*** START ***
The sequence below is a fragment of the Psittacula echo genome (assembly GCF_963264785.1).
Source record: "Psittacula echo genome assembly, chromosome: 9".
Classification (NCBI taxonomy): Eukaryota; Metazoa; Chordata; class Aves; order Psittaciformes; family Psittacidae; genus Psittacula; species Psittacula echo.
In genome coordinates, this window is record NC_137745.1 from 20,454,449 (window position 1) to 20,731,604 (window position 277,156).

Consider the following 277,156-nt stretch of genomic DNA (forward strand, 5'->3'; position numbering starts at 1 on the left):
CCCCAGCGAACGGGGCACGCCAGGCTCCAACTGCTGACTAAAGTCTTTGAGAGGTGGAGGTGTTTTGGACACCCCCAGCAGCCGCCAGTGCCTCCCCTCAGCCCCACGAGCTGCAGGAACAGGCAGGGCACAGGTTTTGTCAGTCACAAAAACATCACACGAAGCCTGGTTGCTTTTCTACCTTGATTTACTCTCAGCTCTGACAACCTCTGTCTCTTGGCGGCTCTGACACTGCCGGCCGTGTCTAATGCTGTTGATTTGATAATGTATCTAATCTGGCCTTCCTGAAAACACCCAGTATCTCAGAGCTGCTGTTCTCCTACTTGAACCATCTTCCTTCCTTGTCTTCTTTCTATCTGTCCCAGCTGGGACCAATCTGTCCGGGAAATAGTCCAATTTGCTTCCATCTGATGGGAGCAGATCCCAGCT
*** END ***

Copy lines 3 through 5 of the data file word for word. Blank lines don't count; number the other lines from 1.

Classification (NCBI taxonomy): Eukaryota; Metazoa; Chordata; class Aves; order Psittaciformes; family Psittacidae; genus Psittacula; species Psittacula echo.
In genome coordinates, this window is record NC_137745.1 from 20,454,449 (window position 1) to 20,731,604 (window position 277,156).

Consider the following 277,156-nt stretch of genomic DNA (forward strand, 5'->3'; position numbering starts at 1 on the left):